Bacillus thuringiensis (Bt) is one of the most widely used BCAs. It produces one or more parasporal crystal inclusions (Cry or δ-endotoxins) that are toxic to various insect species including Diptera, Lepidoptera, Coleoptera and Hymenoptera (Broderick et al., 2006). Its effects on the native plant microbial community are currently poorly understood. Using culture-based techniques, Russell et al. (1999) demonstrated that application of Bt did not affect microbial diversity on the leaf surface of Brassica oleracea. However, culture-dependent techniques are restricted by the fact that more than 90% of the indigenous microorganisms are not readily culturable using standard techniques. In recent years, culture-independent methods such as phospholipid fatty acid (PLFA) analysis and 16S rRNA gene-directed PCR–denaturing gradient gel electrophoresis (DGGE) have been used to provide information on microbial diversity and community structure. PLFA results are interpreted based on the assumption that phospholipids make up a relatively constant proportion of the cell biomass and that variations in fatty acids among taxonomic groups can be used as biomarkers so that the PLFA pattern of an environmental sample reflects the microbial community composition (White et al., 1996). PCR–DGGE separates 16S rRNA gene fragments based on differences in their resistance to chemical denaturation, generating a genetic profile of the individual bacterial species within a community (Burr et al., 2006).
The objective of this study was to assess the effects of Bt on the indigenous microbial community of pepper plant cultivars, using PLFA and PCR–DGGE techniques.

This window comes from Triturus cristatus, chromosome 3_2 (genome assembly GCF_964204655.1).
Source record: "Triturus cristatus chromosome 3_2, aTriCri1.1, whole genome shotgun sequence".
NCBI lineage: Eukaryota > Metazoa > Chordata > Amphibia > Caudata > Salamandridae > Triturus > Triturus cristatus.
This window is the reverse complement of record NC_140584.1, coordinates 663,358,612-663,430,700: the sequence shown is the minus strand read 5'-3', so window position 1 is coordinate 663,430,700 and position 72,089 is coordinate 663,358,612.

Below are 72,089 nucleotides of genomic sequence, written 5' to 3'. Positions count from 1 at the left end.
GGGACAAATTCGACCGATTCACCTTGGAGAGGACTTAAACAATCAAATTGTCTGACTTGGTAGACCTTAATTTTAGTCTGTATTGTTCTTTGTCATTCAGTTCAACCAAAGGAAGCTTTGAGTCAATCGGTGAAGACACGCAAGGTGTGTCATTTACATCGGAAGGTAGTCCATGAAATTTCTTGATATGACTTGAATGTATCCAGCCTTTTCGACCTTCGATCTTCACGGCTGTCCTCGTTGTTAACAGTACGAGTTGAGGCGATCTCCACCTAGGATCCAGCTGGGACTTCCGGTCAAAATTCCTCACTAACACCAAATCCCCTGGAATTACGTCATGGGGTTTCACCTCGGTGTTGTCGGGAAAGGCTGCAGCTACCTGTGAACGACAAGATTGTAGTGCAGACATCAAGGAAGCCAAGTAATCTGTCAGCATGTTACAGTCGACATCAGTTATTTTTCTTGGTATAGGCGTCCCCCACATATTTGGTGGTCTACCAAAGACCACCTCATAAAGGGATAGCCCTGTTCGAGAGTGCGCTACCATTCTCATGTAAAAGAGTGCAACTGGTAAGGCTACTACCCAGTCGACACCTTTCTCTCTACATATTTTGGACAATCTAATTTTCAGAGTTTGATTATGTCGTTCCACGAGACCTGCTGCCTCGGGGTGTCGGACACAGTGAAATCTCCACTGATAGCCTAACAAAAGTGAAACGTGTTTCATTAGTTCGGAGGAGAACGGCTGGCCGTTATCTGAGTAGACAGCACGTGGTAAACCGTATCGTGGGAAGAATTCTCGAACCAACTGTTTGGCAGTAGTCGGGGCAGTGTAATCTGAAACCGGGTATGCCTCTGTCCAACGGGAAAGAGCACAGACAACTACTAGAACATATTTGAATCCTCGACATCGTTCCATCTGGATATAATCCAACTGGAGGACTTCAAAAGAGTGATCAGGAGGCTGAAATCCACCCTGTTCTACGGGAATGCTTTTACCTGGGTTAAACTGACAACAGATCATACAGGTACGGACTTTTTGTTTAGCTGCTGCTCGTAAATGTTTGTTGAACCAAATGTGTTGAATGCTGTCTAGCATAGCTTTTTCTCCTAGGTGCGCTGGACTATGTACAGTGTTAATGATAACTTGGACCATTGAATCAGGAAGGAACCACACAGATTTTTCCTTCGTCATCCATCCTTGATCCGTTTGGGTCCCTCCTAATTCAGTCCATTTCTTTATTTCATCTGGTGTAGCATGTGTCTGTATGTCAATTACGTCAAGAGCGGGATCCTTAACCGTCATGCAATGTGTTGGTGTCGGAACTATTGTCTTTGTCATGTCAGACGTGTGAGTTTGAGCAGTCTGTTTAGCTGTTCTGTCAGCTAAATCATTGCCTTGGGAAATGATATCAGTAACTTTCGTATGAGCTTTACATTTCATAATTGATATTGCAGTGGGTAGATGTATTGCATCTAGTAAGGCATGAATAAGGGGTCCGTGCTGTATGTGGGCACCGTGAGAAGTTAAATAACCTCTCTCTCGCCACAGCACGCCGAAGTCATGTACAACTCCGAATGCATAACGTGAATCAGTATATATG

Materials and methods
Experiments were conducted in a greenhouse located within the Institute of Vegetables and Flowers, Chinese Academy of Agriculture Sciences, China. Pepper cultivars (Capsicum annuum L.) were planted in 160 m2 plots in a greenhouse on 10 April 2007. During the course of the experiment, the daily air temperature varied within a range of 18 and 31 °C, and the average relative air humidity was 65%. Plants were watered and fertilized in accordance with local grower practices. When the diameter of pepper fruit reached 1–2 cm, the plants were sprayed with Bt (ShangDong LuKang Biological Pesticides Co. Ltd, a wettable powder formulation containing 16 000 IU mg−1 var kurstaki active ingredient applied at 1.1 kg ha−1). Equivalent pepper cultivars without Bt addition were used as control. Triplicate leaf samples (50 g) from inoculated and control samples were collected 1, 2, 4, 6, 8 and 12 days after treatment into sterile stomacher bags, cooled to 4 °C and transported to the laboratory. PLFA analysis was conducted immediately, whereas the samples for DNA extraction and subsequent PCR–DGGE were stored frozen at −20 °C until required.